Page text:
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Reskilling in Digital Age
Jitin Joglekar AGM - Learning and Development, Digital Process Operations (DPO) | July 6, 2020

In the age of machine learning (ML), robotic process automation (RPA), analytics, natural language processing (NLP), chatbots and continuously evolving technologies, ‘reskilling’ isn’t a choice anymore.

In earlier days reskilling was considered more of a fancy term than a requirement. Enter COVID-19 crisis, it has pushed the need of digital presence multifold by creating a huge requirement and void at the same time which can only be filled in by reskilling of existing workforce.

Why reskill

There is a huge seismic shift in the way we are carrying out our jobs, employees are not just expected to work on their tasks but also ideate and come up with new ways to enhance the productivity and effectiveness of what they do. There are multiple levers which are utilized such as RPA, ML, Analytics, NLP, and the list goes on but that also means people will need to acquire newer skills to keep up with the pace.

While we move from labor intensive to more automated tasks, we are also moving up the value chain which demands people to reskill in order to stay relevant in the business. There is more and more influx of millennials in the ecosystem who are much more tech savvy and cannot relate to archaic ways of operating, they need to see value in what and how we do things. This can only be achieved by providing opportunities for continuous learning and adapting to newer ways of working.

Passing the baton

With evolving technologies such as ML, RPA, and NLP and changing job patterns we see many rudimentary to complex level tasks getting automated leaving behind redundant employees and increased bench count. It’s very important for an individual to continuously focus on reskilling to suit the newer technology trends, but it also makes lot of sense for an organization to invest in training and creating opportunities for reskilling of existing workforce. It is imperative for the organizations to provide reskilling opportunities while there is aggressive push for automation. This cohesive approach will motivate lot of employees not only to get reskilled but also continuously look for automation opportunities as the fear of redundancy with be replaced by strength of continuous learning, reskilling and upskilling.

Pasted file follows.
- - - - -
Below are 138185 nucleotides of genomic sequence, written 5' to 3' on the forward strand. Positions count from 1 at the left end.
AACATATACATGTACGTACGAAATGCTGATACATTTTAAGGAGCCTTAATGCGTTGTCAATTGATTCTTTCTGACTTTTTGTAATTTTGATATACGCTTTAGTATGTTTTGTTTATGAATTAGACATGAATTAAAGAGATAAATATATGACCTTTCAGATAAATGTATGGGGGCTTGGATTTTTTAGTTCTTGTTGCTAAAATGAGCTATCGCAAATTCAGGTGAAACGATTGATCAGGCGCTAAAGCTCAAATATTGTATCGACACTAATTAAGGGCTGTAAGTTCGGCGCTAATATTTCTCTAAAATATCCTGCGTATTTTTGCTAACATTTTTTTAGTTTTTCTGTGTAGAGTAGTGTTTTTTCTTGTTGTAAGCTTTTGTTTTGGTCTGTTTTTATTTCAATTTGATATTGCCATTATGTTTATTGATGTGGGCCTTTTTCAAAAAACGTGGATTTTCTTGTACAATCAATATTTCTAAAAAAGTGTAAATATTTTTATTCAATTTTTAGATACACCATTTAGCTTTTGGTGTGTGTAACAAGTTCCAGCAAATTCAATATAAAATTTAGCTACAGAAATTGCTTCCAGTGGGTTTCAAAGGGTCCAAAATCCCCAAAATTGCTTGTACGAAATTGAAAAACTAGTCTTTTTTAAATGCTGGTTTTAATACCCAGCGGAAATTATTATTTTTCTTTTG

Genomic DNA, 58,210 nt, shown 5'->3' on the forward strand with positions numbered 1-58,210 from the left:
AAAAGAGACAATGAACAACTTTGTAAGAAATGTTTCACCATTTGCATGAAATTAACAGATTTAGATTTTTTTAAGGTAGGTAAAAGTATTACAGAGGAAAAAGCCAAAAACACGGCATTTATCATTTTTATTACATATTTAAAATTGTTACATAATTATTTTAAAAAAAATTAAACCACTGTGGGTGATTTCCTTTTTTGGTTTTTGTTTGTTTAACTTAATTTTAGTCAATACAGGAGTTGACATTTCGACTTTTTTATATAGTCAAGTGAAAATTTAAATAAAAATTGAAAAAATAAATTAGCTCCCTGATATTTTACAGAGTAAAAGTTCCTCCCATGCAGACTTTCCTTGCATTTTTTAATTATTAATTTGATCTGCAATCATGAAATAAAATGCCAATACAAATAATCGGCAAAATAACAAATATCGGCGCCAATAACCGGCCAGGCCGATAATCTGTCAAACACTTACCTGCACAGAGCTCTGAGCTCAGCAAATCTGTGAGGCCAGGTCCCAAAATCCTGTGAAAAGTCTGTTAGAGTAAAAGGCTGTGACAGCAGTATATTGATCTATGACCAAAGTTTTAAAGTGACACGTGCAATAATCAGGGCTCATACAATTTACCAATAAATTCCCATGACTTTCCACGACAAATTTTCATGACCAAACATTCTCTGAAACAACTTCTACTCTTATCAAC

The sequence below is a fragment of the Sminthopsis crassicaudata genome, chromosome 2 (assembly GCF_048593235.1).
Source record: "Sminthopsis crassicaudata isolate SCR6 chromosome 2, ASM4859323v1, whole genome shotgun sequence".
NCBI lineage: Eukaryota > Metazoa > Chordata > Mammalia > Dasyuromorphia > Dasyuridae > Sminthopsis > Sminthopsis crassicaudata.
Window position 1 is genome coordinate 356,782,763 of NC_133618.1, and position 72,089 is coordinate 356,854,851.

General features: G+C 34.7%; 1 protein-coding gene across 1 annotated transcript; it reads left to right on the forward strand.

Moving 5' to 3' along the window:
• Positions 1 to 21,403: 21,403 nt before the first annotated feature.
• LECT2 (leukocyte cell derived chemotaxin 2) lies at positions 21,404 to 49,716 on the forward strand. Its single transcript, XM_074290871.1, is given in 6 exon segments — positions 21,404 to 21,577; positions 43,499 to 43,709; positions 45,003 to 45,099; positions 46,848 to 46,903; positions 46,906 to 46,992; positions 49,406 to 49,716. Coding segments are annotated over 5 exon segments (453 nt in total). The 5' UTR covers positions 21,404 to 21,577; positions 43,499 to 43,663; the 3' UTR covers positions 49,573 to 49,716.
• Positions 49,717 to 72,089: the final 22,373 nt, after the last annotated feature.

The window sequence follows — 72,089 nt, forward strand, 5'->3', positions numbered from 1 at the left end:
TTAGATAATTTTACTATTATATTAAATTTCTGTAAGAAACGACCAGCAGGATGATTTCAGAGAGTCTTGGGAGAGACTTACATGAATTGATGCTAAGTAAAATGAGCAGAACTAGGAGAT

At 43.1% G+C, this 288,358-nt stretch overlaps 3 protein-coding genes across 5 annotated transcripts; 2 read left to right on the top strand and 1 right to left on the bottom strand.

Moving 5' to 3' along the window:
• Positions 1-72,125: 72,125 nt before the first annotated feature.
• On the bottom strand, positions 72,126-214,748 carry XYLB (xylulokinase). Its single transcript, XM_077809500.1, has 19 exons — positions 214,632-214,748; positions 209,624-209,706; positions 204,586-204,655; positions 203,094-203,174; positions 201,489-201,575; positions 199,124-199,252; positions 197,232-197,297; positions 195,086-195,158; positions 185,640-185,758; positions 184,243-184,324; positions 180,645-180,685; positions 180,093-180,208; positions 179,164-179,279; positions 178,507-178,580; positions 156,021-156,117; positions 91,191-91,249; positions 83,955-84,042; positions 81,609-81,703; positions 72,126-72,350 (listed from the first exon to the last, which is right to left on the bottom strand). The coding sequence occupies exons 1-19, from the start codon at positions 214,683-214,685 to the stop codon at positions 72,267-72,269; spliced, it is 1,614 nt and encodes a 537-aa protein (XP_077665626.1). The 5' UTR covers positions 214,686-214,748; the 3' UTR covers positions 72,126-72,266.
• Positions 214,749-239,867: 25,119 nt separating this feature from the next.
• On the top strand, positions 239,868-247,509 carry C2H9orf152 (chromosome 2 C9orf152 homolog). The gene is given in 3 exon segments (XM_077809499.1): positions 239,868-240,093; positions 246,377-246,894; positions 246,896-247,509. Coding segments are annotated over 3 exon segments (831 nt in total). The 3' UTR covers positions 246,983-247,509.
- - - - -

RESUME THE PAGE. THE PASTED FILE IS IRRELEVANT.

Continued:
Changing the learning structure

Reskilling workforce should not be a separate track; it must be at the core of the framework. The learning and development framework needs to be much more flexible and agile based on a blended learning approach as people must engage in everyday learning either through core learning via classroom sessions or virtual learnings via videos, webinars, and e-learnings. A blended learning approach is very critical as learning opportunities boost motivation and keep employees effectively engaged, such mechanism will create a robust ecosystem where reskilling becomes part of culture and not a one-time activity which is pushed top-down.

Reskilling workforce should not be a separate track; it must be at the core of the framework.

Joining hands

While so much can be achieved through different levers of automation there are aspects which can be better leveraged by collaborating between humans and machine. The biggest challenge today in the industry is attrition or the manpower turnover rates and continuous induction of new people in the system. This in and out cycle keeps the average tenure rate low and increases the learning curve. This is right time to introduce digital capabilities to assist humans with the information required for day-to-day activities at a click of a button, like a digital buddy. Why should business depend only on a few SMEs in the team for answers and why can’t machines be upskilled with same information to replicate this knowledge at each desk to assist the human talent. These measures can drastically change the way we look at the training framework in the organizations and lead to shorter learning curves. This also pushes the case for redefining roles, creating infrastructure to support this technology, and making coexistence more logical. This calls for focus on existing employees to be reskilled appropriately to take up newer roles in the organization, at the same time it is cost effective as well.

Firing on all cylinders

The four main aspects of the learning journey that is skilling, upskilling, deskilling, and reskilling are very important. While the first two are followed by everyone more seamlessly, in the current times the last two are much more important as people need to move out of their comfort zones, clean their slates, and learn new skills or technologies. This becomes so important when everyday there is a new technology evolving and the older one becoming obsolete, one cannot bet only on one track and has to maintain a flexible approach towards everchanging digital trends and that can only be achieved through reskilling.  

 I think the quote from Alvin Toffler says it all: “The illiterate of the 21st Century will not be those who cannot read and write, but those who cannot learn, unlearn, and relearn”